Thursday, February 27, 2014

Divas? Goddesses? Sages?

This week, I finally put the finishing stitches to these little dolls which have been on my work table for some time. You will see that for most of them I used fabric with a horse motif. These were all meant to be ready  for the beginning of the Chinese New Year  "Year of the Horse"  ...
Here is the basic process I've used for making these  ....
1. Draw a basic shape,
 2. Use it as a template 
 3. Sew around the outside of the template with the right sides of fabric together
 4. Cut from the doubled fabric, leaving a small seam. 
5. Turn right side out ( turning tubes are useful) 
6. Cut a small slit where the polymer clay face mask will cover.
7. Stuff polyfill through the opening to fill the shape firmly.
8. Stitch up the opening 
9. Embroider a  free form design and add beads. 

10. Make a small face mask from polymer clay.
( You can use a commercial mould as I did or sculpt your own.) 

11. Stitch and/or glue the polymer clay face mask over the opening.
12. Embroider or bead around the face.
14. Use braids, ribbons or trims to create these dolls. 
Do you think these are divas? goddesses? or sages? Or do you have another suggestion?

Thursday, February 20, 2014

Tea on Thursday 5

digital print on tea bag paper, Eucalypt leaf, stitching. 
The term "billy tea"refers to tea brewed in a billy can, that is a small can, tin or pot used on a camp fire for boiling water/tea.  So the term "billy up to the fire" basically means, "put the kettle on". And for real billy tea, the addition of a few eucalypt leaves is  the ingredient which makes a difference.  The billy tea  from "Waltzing Matilda" seems a long way away from the story of the origin of the tea, but the scene of a man alone with his thoughts under a tree seems familiar. The  tea legend goes something like this....  
Around 2700 BC, the Chinese Emperor Shen Nung, a renowned herbalist, was meditating under a tree while he was waiting for "his billy to boil". .A couple of leaves from a nearby shrub blew into the water without him noticing. When he tasted the resulting brew, he was really amazed by the delightful new taste, and the beverage of tea was born.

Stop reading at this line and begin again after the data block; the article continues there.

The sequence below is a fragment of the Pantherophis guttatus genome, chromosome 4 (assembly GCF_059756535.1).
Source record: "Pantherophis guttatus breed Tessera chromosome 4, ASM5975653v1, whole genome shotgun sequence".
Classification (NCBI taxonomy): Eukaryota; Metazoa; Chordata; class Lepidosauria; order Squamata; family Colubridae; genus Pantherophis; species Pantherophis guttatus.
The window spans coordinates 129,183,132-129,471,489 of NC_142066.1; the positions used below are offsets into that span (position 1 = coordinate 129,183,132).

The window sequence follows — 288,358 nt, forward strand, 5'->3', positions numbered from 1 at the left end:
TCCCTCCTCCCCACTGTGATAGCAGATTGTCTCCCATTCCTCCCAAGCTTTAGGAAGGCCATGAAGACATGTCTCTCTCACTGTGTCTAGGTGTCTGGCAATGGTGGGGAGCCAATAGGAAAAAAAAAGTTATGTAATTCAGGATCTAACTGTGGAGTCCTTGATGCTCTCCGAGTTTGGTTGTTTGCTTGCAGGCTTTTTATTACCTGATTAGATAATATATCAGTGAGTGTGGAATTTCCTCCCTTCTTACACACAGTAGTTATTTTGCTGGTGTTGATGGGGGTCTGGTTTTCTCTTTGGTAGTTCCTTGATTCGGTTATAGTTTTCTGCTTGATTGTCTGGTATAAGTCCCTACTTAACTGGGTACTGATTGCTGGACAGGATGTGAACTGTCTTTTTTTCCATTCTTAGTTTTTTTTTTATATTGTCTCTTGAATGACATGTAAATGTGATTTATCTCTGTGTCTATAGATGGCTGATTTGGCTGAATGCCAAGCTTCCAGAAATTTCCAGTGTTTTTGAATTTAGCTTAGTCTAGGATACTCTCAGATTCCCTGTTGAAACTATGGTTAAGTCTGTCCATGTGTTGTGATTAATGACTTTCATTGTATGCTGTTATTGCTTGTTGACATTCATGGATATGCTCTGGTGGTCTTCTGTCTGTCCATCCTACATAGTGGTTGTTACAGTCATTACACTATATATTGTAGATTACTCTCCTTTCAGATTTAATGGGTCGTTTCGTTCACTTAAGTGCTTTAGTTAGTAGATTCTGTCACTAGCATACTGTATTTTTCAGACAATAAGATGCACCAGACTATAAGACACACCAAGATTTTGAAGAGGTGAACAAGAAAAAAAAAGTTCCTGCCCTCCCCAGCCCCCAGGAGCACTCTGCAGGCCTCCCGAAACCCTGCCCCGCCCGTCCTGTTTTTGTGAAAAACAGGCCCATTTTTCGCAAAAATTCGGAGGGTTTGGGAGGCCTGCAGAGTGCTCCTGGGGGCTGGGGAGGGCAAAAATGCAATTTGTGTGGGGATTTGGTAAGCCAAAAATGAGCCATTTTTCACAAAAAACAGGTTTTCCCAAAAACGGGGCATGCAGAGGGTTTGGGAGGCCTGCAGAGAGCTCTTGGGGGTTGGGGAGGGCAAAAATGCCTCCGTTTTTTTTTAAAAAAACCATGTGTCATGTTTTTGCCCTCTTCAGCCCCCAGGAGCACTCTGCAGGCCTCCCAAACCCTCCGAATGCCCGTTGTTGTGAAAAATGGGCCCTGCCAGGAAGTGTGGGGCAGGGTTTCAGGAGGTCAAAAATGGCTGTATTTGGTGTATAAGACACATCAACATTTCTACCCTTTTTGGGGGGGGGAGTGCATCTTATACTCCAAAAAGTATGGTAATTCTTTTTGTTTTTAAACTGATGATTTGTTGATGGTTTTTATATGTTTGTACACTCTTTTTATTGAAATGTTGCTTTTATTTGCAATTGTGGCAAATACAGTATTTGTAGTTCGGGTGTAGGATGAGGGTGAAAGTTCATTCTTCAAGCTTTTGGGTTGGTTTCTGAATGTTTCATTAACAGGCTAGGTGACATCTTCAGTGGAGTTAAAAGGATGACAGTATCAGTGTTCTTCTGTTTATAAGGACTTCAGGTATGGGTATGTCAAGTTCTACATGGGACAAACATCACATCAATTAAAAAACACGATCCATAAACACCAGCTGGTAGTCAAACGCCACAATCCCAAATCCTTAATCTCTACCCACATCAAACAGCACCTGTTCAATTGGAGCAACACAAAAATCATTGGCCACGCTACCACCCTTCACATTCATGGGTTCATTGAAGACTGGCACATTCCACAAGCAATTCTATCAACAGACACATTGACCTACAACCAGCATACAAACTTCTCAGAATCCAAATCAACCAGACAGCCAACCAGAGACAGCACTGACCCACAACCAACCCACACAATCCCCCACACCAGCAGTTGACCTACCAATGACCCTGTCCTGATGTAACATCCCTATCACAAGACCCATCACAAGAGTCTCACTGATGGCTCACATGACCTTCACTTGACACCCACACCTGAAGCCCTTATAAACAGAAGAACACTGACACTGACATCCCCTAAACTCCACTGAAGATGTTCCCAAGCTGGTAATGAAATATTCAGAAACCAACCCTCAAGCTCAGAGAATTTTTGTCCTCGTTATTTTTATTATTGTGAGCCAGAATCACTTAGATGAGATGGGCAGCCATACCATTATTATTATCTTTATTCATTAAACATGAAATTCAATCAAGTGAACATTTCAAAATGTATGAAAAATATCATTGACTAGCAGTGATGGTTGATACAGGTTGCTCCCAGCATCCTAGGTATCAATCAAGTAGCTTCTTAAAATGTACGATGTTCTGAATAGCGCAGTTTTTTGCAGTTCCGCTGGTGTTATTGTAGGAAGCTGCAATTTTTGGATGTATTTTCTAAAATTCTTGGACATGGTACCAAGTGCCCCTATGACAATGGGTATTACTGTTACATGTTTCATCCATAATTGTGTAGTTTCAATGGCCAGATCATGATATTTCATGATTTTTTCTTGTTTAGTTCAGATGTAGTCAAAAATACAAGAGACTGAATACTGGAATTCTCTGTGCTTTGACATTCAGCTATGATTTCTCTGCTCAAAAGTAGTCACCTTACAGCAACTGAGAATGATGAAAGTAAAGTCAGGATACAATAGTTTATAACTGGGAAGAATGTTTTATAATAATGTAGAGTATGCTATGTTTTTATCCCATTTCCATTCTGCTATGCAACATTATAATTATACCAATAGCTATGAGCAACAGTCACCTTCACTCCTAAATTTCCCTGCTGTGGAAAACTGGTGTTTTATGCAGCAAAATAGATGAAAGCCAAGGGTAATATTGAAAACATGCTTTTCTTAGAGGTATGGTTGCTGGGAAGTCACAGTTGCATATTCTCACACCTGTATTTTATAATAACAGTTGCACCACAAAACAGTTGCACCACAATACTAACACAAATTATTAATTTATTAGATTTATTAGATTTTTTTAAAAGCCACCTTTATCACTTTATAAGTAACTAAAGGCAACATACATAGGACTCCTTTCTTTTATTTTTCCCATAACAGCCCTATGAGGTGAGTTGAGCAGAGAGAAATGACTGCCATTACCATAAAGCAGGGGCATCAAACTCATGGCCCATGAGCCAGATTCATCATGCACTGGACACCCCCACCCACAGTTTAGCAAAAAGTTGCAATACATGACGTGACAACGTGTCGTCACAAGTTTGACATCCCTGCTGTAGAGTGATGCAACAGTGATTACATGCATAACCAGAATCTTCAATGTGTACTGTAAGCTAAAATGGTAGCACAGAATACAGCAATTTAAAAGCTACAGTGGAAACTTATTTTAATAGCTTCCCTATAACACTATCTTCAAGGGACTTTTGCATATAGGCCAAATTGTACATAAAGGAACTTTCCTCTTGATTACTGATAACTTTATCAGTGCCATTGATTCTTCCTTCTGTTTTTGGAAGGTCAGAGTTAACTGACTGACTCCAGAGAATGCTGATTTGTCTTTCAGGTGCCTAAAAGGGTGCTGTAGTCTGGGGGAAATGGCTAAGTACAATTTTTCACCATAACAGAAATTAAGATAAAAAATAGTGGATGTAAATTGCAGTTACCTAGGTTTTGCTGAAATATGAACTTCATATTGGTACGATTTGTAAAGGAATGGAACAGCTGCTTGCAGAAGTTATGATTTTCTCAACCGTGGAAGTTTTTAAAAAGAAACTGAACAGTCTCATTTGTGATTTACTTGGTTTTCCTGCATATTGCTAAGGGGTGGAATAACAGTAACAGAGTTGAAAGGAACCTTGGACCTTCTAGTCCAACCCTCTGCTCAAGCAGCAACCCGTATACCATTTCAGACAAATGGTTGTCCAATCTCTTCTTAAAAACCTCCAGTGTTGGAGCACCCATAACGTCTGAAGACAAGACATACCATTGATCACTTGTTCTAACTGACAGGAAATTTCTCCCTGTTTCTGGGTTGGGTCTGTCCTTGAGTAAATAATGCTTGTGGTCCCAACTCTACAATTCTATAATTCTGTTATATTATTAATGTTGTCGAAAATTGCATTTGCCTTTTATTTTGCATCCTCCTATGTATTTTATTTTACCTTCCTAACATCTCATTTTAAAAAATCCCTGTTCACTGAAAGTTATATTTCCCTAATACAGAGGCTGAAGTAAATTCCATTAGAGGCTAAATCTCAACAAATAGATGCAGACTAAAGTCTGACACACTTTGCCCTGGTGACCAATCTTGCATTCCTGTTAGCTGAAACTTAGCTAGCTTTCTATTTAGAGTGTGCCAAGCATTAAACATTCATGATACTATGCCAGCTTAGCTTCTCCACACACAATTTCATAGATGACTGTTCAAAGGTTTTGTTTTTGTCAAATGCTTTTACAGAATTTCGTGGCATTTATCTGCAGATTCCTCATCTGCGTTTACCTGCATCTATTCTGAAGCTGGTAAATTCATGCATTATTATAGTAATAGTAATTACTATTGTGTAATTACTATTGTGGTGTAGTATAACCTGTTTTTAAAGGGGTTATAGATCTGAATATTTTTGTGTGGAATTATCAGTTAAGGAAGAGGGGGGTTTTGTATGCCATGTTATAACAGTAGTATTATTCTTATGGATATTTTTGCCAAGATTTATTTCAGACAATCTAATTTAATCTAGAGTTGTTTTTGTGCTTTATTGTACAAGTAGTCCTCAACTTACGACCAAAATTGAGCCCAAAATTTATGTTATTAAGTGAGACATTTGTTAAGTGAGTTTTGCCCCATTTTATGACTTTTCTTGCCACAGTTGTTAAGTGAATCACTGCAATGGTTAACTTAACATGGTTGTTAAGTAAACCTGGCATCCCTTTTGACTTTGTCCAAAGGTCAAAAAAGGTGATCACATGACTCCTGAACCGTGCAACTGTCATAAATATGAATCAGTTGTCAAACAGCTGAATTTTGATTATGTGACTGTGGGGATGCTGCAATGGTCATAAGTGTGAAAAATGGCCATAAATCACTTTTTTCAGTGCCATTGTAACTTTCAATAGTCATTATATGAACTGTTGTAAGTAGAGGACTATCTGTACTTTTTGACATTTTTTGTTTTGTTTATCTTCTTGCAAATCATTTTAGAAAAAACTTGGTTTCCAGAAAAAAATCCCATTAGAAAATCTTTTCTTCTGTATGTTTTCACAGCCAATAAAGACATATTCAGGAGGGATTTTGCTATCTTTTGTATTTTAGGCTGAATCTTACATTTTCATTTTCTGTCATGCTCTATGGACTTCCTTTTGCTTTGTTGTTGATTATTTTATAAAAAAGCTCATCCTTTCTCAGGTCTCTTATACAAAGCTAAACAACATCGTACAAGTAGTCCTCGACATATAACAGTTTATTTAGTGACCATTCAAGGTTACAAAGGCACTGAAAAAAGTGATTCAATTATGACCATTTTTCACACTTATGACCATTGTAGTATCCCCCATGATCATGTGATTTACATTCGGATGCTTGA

Time for a cuppa billy tea? ( Billy Tea is a trademark brand of tea leaves and tea bags.)  

Monday, February 10, 2014

Stitch Against Domestic Violence


 Come and celebrate International Women's Day, 8th March 2014
Come and be part of a 14 hour stitch - a - thon to celebrate International Women's Day

you're invited to:

White Ribbon Stitch - a - thon 2014

Come and stitch with your friends and family - young and old. Drop in anytime between 6 am and 8 pm

We are having a 14 hour stitch-a -thon on Saturday March 8th 2014 at Timeless Textiles Gallery. Drop in anytime between 6 am and 8 pm have a chat, a stitch and a drink- and add a stitch or two, an old button or any scrap of fabric to our ever increasing white ribbon.
This day will not only recognize the achievements of women in our community but also contribute to the campaign to end violence against women.
Stay and celebrate what has been been achieved in 14 hours with drinks and nibbles between 7pm - 8pm on Saturday 8th, launched by Nicola Henley, visiting fibre artist from Ireland.
The ribbon will be used to hang the Taking Needles more on this exciting show

All donations and sponsorship of participants will support White Ribbon Australia.
For more information - Event link :
No experience required. A stitch - a -thon leader will be on hand to assist you.